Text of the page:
Because a lectionary is a fixed marker of readings, it becomes a good tool for getting a jump on what the readings to come are scheduled to be.  If one reading struck a cord, from a past service; and, it sticks in your mind, but you’ve forgotten which verses it was (and you no longer have the bulletin), it is easy to look up the past readings that were scheduled.  I use the Episcopal “Lectionary page,” as this lets me know what the readings for the upcoming Sunday are.  If one is leading a church Bible Studies class that focuses on the upcoming Sunday readings, this is a way to get a head start.  In today’s “stay in place” no church this Sunday world, emails come now with links to the Lectionary page, rather than having to reproduce that information in a paper bulletin.  If one is in a Bible Studies class that is not tied to the lectionary schedule of readings, such as going through one specific book of the Holy Bible, the Church even has a Reverse Lectionary that allows one to see when certain books are normally scheduled to be read aloud in church.


My questions to you are these: Are you aware of your church having a lectionary schedule?  Do you use the Lectionary schedule to prepare in advance of going to church?  


Versions of translation


Whenever I do a search on the Internet for a Biblical reading, several links come up.  Because I prefer the New International Version (the version many Episcopal churches read), it usually comes up first.  The King James Version is close to the top of the first page as well.  If one looks at a BibleGateway site presentation, one will notice at the top a white field filled in with whatever version one is presented, with down arrow to the right.  Clicking the down arrow produces a list of multiple versions in multiple languages.  There are fifty-nine versions in English (including one named the “Orthodox Jewish Bible” [OJB]).  If one was to take the time to view the same reading in every version of English, the same basic things would be stated, in variations.  This is good to know, because English, German, Spanish, or other European languages are not what the original texts of the Old and New Testaments were written in.  This means everything shown by Bible Gateway equates to a paraphrase, which is how translations work.  This means any English translation needs further investigation as to what was written, in order to have deeper truth come out.  This ‘hidden meaning’ is, after all, why Scripture requires study to understand and sermons to explain.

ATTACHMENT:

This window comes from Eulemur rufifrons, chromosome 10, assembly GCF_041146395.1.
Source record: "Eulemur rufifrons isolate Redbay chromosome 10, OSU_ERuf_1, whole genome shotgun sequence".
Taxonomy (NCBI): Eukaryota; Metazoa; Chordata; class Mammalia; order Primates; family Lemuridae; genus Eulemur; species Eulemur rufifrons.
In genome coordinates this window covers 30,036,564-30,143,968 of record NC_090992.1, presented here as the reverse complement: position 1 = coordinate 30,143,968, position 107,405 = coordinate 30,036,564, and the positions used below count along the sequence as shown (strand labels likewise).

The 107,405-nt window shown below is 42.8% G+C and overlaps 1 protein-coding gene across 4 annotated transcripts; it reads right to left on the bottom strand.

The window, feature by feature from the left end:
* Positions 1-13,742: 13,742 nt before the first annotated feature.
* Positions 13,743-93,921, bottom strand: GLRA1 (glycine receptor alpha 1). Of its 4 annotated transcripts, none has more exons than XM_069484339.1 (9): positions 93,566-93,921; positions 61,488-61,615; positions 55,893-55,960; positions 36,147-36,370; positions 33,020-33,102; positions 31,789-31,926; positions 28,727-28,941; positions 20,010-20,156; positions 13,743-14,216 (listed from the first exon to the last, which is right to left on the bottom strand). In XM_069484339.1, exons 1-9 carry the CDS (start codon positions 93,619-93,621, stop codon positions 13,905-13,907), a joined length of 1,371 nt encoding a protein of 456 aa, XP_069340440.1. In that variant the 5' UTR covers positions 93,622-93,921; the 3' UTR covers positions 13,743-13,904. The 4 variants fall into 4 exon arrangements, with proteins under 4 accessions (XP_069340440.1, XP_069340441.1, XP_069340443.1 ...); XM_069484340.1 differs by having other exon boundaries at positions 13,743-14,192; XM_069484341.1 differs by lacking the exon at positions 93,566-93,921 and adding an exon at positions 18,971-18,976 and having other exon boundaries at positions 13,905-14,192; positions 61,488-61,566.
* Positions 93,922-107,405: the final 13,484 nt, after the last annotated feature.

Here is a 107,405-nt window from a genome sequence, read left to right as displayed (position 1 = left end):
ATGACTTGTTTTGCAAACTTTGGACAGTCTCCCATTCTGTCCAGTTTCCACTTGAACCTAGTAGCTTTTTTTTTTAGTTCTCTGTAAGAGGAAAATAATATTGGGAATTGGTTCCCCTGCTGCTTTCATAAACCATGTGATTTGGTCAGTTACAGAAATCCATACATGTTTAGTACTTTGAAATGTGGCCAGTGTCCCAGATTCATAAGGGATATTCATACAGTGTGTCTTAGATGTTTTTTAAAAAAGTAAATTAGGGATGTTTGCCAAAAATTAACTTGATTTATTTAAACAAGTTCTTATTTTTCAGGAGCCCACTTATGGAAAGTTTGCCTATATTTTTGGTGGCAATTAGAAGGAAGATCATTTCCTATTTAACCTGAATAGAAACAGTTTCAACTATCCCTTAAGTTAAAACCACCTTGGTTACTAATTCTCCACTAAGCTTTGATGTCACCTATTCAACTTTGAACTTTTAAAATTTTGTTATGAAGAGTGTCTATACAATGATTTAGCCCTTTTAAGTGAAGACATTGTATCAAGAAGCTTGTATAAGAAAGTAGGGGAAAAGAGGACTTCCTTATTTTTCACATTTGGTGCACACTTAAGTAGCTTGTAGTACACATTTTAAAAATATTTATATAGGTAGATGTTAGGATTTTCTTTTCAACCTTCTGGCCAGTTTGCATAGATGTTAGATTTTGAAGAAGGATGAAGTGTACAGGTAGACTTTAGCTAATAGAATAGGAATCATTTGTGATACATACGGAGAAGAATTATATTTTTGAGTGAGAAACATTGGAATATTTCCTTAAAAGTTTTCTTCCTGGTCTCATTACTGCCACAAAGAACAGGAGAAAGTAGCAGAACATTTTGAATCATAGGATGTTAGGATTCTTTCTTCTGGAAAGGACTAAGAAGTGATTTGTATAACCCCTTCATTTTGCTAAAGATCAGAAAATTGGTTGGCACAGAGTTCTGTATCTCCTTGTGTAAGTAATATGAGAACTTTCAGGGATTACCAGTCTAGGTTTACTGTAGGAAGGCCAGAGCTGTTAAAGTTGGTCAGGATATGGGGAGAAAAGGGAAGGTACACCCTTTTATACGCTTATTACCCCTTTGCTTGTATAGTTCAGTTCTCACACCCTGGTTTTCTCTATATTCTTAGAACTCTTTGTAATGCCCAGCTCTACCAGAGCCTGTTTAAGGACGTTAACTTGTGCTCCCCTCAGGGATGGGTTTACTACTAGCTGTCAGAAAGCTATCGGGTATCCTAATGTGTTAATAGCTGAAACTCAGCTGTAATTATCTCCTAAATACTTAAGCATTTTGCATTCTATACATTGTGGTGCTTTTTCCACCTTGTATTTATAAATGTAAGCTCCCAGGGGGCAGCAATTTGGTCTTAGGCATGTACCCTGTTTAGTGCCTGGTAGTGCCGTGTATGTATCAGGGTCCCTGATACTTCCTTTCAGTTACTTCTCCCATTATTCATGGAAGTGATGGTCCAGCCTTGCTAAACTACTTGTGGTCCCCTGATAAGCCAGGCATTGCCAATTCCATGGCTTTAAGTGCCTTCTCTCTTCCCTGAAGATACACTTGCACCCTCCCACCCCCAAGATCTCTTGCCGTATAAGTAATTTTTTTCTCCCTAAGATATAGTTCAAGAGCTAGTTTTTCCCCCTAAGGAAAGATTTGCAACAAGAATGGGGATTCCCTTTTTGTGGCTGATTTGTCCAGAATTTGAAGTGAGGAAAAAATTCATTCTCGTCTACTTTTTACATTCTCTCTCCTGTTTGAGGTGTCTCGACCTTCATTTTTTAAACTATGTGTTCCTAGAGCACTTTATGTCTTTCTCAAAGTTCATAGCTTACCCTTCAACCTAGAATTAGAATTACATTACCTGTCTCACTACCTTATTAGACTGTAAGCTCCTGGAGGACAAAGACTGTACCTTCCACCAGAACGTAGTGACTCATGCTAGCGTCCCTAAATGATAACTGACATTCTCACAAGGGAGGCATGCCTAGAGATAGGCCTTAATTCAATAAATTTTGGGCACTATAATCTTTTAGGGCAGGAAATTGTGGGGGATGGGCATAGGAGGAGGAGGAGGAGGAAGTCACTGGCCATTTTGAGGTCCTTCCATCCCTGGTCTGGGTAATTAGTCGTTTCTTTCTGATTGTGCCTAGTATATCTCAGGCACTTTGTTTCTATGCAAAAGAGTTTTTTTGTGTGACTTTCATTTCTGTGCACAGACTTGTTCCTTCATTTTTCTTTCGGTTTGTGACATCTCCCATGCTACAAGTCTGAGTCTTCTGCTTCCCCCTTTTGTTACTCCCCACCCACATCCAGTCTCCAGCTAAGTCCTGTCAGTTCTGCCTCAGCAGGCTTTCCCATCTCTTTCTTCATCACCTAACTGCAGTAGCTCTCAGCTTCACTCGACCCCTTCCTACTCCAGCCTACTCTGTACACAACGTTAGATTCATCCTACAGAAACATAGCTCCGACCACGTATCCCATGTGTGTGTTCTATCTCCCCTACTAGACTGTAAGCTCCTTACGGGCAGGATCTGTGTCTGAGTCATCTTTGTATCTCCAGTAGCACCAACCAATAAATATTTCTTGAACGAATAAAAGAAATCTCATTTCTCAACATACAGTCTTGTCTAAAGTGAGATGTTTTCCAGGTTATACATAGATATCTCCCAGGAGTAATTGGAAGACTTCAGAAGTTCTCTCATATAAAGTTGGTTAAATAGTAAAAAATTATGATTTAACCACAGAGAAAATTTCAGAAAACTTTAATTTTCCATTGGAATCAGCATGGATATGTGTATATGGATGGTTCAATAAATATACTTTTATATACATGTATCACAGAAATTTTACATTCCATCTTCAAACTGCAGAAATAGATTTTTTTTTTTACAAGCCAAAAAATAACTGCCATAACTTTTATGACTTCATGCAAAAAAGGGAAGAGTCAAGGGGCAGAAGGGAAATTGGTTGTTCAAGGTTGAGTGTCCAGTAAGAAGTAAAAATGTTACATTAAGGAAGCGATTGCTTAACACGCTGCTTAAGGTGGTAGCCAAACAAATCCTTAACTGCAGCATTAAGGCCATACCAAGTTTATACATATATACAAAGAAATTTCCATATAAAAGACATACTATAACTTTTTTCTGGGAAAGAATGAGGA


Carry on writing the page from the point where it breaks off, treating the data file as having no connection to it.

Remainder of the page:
My questions to you are these: Is there one version of translation that you prefer?  Do you know what version is read aloud in your church?  Did you know the characters of the Holy Bible did not speak in English, meaning what you have memorized or heard read aloud is a paraphrase?


Interlinear


By knowing that the Old Testament was written in Hebrew and the New Testament was written in Greek, it becomes important to go to the original language to get insight about the depth that gets ‘lost in translation’.